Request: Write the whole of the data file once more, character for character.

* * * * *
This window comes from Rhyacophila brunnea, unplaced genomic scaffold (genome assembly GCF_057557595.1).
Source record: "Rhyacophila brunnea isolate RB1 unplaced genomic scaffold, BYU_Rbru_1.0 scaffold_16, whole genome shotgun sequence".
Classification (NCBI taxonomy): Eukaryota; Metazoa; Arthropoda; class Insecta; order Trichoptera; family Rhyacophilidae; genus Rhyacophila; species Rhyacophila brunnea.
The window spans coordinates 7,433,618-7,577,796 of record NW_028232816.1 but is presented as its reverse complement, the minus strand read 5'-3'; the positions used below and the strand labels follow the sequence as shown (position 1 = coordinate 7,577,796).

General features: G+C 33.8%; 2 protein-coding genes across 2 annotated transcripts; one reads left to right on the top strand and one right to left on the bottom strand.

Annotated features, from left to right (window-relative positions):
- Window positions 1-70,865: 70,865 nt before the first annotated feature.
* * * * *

This window comes from Rhyacophila brunnea, unplaced genomic scaffold (genome assembly GCF_057557595.1).
Source record: "Rhyacophila brunnea isolate RB1 unplaced genomic scaffold, BYU_Rbru_1.0 scaffold_16, whole genome shotgun sequence".
Classification (NCBI taxonomy): Eukaryota; Metazoa; Arthropoda; class Insecta; order Trichoptera; family Rhyacophilidae; genus Rhyacophila; species Rhyacophila brunnea.
The window spans coordinates 7,433,618-7,577,796 of record NW_028232816.1 but is presented as its reverse complement, the minus strand read 5'-3'; the positions used below and the strand labels follow the sequence as shown (position 1 = coordinate 7,577,796).

General features: G+C 33.8%; 2 protein-coding genes across 2 annotated transcripts; one reads left to right on the top strand and one right to left on the bottom strand.

Annotated features, from left to right (window-relative positions):
- Window positions 1-70,865: 70,865 nt before the first annotated feature.